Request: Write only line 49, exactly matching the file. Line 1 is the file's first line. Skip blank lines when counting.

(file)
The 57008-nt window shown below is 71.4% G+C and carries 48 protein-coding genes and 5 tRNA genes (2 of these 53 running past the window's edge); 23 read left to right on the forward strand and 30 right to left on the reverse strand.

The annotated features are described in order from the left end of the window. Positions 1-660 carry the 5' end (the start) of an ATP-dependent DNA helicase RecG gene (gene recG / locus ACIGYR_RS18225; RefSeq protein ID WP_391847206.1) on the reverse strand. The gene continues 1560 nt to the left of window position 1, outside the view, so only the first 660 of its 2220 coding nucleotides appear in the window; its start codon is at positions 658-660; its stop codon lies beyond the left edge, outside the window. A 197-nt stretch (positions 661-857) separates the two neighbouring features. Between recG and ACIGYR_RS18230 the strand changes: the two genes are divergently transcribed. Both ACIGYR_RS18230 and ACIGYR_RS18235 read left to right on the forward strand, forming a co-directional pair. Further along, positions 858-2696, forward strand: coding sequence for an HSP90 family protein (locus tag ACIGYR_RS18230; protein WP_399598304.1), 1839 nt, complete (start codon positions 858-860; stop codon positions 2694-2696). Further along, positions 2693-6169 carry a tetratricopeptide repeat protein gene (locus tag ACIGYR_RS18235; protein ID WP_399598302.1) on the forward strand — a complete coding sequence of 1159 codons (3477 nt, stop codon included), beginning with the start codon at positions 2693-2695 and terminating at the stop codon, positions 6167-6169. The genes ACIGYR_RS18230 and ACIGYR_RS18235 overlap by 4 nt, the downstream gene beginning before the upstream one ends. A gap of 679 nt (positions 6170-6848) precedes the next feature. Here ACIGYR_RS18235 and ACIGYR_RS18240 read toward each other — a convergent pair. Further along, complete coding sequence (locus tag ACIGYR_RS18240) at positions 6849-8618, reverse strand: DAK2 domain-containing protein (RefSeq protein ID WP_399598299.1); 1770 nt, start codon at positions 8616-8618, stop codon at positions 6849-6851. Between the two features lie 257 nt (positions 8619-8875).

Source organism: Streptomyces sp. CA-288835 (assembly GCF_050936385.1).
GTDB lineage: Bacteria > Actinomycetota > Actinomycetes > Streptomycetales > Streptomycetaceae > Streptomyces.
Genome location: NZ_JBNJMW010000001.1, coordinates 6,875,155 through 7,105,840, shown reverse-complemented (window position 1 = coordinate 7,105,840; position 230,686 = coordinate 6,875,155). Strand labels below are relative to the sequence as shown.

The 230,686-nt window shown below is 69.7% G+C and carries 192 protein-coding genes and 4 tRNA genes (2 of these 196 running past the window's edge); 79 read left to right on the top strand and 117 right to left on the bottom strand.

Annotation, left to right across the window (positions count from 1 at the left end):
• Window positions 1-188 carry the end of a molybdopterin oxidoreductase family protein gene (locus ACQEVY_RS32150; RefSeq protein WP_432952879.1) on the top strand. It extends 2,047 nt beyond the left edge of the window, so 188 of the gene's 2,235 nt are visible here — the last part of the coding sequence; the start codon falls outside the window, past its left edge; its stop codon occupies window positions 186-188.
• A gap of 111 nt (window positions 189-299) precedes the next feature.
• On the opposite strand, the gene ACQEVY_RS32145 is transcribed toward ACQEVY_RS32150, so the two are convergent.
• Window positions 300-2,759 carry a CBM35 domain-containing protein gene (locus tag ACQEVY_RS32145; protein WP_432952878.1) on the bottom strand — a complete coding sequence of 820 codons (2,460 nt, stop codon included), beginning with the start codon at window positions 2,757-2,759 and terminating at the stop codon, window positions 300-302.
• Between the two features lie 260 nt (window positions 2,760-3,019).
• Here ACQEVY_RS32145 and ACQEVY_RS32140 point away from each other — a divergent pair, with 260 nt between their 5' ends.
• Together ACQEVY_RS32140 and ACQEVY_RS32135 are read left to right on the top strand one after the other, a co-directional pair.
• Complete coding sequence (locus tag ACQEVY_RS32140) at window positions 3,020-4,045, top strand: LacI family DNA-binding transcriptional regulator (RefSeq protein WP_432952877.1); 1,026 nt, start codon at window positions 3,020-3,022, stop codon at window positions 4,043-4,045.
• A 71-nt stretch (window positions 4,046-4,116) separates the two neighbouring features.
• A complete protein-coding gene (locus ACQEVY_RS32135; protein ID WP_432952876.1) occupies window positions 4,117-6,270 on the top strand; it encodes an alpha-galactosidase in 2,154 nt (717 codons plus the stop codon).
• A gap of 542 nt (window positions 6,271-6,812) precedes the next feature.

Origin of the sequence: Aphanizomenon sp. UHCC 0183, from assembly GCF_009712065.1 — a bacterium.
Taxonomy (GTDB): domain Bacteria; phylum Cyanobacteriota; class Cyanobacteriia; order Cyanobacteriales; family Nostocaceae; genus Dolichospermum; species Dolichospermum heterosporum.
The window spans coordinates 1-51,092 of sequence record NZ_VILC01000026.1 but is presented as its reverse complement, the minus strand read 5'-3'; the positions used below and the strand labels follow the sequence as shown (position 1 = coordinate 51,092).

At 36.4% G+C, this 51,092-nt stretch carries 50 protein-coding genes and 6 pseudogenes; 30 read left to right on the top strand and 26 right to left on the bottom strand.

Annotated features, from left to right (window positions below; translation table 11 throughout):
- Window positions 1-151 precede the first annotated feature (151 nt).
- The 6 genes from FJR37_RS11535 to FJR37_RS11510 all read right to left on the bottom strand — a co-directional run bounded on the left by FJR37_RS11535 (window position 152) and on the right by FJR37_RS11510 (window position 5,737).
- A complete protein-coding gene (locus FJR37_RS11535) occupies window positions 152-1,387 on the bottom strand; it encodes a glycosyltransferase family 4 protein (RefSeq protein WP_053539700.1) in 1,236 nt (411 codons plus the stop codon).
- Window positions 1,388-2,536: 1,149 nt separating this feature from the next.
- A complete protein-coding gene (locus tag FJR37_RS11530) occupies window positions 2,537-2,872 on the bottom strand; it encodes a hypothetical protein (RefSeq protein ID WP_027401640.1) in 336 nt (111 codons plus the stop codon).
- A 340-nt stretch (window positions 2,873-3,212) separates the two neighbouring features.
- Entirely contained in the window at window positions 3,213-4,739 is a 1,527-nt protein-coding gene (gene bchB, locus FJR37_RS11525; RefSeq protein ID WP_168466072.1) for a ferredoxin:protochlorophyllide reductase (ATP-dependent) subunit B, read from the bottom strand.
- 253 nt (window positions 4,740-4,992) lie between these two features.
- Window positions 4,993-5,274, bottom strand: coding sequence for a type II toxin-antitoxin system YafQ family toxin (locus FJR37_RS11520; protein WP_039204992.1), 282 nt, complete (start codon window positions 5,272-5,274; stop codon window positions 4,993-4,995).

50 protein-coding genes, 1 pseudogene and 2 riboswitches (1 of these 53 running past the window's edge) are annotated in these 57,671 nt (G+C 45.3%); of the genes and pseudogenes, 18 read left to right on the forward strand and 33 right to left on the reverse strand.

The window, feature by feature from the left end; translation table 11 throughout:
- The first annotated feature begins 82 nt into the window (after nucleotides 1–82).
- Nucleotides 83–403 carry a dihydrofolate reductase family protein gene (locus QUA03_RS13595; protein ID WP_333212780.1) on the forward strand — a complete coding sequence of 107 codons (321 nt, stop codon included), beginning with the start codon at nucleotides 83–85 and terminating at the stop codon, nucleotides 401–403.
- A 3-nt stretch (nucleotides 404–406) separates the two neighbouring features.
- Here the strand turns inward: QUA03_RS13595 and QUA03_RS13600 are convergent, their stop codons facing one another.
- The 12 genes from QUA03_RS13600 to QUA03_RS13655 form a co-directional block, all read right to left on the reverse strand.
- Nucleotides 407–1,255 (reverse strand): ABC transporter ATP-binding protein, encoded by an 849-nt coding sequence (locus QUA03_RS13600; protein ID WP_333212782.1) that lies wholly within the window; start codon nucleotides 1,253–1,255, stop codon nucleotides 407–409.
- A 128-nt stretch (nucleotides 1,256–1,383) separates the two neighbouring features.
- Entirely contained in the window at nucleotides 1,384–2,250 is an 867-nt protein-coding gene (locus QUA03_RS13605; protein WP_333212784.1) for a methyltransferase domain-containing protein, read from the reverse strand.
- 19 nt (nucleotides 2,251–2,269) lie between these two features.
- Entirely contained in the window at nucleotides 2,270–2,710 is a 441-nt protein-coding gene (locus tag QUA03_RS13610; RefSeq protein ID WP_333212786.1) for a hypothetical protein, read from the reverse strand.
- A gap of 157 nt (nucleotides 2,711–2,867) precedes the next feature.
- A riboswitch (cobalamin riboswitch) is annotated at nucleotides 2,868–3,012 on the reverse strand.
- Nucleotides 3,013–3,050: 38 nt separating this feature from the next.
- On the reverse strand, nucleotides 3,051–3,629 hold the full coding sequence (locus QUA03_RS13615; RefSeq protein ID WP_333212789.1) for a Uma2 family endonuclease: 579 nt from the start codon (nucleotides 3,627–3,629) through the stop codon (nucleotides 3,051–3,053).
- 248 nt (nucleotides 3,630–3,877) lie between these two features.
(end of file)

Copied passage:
- 248 nt (nucleotides 3,630–3,877) lie between these two features.